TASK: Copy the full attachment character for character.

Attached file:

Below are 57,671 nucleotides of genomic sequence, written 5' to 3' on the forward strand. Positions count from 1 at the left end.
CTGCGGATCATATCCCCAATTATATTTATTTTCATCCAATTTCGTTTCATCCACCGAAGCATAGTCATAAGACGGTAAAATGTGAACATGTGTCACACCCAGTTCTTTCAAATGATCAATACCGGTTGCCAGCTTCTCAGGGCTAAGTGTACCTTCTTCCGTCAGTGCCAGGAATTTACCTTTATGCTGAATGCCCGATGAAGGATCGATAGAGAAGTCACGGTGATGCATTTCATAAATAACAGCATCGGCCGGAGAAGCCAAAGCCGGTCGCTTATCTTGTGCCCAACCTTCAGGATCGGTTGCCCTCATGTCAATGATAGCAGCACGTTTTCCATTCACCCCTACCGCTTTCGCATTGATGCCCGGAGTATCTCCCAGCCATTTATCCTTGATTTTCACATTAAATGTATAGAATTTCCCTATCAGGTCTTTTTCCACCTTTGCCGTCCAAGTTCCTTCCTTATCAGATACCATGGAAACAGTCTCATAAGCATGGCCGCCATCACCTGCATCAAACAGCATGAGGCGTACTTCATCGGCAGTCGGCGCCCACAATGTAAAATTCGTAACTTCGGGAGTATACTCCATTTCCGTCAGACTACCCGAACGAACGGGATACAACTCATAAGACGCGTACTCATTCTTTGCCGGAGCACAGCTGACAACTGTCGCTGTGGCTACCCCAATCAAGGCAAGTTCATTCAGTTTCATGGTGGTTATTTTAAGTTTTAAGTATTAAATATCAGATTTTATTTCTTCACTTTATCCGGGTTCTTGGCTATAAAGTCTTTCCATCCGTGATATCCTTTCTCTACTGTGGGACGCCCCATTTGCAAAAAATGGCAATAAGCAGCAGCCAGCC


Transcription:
Below are 57,671 nucleotides of genomic sequence, written 5' to 3' on the forward strand. Positions count from 1 at the left end.
CTGCGGATCATATCCCCAATTATATTTATTTTCATCCAATTTCGTTTCATCCACCGAAGCATAGTCATAAGACGGTAAAATGTGAACATGTGTCACACCCAGTTCTTTCAAATGATCAATACCGGTTGCCAGCTTCTCAGGGCTAAGTGTACCTTCTTCCGTCAGTGCCAGGAATTTACCTTTATGCTGAATGCCCGATGAAGGATCGATAGAGAAGTCACGGTGATGCATTTCATAAATAACAGCATCGGCCGGAGAAGCCAAAGCCGGTCGCTTATCTTGTGCCCAACCTTCAGGATCGGTTGCCCTCATGTCAATGATAGCAGCACGTTTTCCATTCACCCCTACCGCTTTCGCATTGATGCCCGGAGTATCTCCCAGCCATTTATCCTTGATTTTCACATTAAATGTATAGAATTTCCCTATCAGGTCTTTTTCCACCTTTGCCGTCCAAGTTCCTTCCTTATCAGATACCATGGAAACAGTCTCATAAGCATGGCCGCCATCACCTGCATCAAACAGCATGAGGCGTACTTCATCGGCAGTCGGCGCCCACAATGTAAAATTCGTAACTTCGGGAGTATACTCCATTTCCGTCAGACTACCCGAACGAACGGGATACAACTCATAAGACGCGTACTCATTCTTTGCCGGAGCACAGCTGACAACTGTCGCTGTGGCTACCCCAATCAAGGCAAGTTCATTCAGTTTCATGGTGGTTATTTTAAGTTTTAAGTATTAAATATCAGATTTTATTTCTTCACTTTATCCGGGTTCTTGGCTATAAAGTCTTTCCATCCGTGATATCCTTTCTCTACTGTGGGACGCCCCATTTGCAAAAAATGGCAATAAGCAGCAGCCAGCC